Just something i was thinking about today, as I’m deciding upon how a new tool’s UI should function…
With undoable operations, sometimes things happen in different parts of the UI. If an operation was performed in one panel, but the user has changed the display to a different aspect of the document, it can be useful to incorporate a display switch into the action; when pressing undo, the relevant part of the interface is made visible so the user can see what the result was. If this didn’t happen, it could appear as if nothing has changed, which might be confusing.
Now, when making all your own undoable actions, while a chore, it’s easy to add such a trigger to the perform/undo function. When ValueTree handles all the gibbons (was gubbins, but my iPad autocorrected it and I thought I’d leave it), you don’t get that hook.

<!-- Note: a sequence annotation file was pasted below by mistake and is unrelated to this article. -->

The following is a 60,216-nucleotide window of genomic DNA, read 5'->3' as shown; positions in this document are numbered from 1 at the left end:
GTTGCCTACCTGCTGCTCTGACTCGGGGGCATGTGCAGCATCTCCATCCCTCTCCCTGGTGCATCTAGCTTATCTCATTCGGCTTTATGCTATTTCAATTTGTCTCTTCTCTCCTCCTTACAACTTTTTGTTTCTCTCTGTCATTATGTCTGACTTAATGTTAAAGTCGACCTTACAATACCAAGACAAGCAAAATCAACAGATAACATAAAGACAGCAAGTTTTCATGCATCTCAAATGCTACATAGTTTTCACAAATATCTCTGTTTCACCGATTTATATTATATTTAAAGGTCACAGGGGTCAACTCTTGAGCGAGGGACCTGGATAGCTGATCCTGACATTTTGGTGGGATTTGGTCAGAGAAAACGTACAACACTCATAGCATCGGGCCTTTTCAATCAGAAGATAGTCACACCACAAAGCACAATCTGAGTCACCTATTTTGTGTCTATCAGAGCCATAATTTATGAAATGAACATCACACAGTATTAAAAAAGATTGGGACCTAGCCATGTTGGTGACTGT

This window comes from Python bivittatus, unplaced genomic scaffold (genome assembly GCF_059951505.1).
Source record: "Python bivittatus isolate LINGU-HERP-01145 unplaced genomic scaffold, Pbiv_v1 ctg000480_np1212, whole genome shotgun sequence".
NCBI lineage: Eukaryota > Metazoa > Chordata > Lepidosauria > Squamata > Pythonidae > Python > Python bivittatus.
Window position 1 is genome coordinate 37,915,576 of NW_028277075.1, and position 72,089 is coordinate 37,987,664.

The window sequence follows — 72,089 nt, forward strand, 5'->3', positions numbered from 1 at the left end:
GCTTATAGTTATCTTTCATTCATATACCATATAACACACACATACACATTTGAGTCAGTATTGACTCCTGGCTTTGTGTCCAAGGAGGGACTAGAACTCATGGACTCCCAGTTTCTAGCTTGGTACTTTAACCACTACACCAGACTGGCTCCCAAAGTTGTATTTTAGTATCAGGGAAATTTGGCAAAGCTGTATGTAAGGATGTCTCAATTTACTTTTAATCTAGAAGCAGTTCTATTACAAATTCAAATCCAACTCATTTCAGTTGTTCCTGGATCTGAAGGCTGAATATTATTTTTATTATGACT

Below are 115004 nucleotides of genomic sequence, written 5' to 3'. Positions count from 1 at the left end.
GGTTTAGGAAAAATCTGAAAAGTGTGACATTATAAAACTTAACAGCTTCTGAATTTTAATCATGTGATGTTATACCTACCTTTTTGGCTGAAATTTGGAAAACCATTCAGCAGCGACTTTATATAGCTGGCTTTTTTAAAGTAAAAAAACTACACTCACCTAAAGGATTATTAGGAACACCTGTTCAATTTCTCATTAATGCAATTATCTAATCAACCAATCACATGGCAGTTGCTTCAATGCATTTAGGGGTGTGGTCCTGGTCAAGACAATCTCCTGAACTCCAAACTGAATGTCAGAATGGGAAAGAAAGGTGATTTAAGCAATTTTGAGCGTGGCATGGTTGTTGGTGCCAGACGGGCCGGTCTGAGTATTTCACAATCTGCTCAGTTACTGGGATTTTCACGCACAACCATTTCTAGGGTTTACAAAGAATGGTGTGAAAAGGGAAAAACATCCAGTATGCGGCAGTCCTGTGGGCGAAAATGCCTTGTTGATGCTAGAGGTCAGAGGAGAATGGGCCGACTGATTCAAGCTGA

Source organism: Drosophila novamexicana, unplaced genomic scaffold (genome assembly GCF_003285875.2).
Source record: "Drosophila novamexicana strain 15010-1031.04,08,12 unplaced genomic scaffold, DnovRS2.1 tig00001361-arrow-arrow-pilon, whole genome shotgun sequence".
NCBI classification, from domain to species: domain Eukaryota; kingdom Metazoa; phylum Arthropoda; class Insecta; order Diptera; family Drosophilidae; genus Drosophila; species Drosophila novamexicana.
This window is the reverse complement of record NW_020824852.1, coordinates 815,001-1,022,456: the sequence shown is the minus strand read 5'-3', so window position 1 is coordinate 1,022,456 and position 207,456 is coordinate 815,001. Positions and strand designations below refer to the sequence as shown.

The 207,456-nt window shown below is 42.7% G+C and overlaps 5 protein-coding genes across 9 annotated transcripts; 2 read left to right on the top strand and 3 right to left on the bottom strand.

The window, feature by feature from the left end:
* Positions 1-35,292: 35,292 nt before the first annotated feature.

So, I was thinking, would it be a reasonable approach to simply bung an otherwise-inert display focus operation into the transaction? It’d mean an extra object for the manager for each transaction, but it’d be a tiny one. Does that sound like an ugly solution, or does perhaps the whole idea of shifting the interface with undo fill you with disgust? I’m not entirely certain if it’s even something I’d actually need to do, but i was just pondering.
The only other thing I can think of is maybe using change notifications of the ValueTree’s modifications. Perhaps some kind of ‘aspect of change’ status structure could indicate whatever the last-changed-thing was, which could be checked after an undo. Psh, just thinking directly into this text box at the moment, should probably go and eat some food.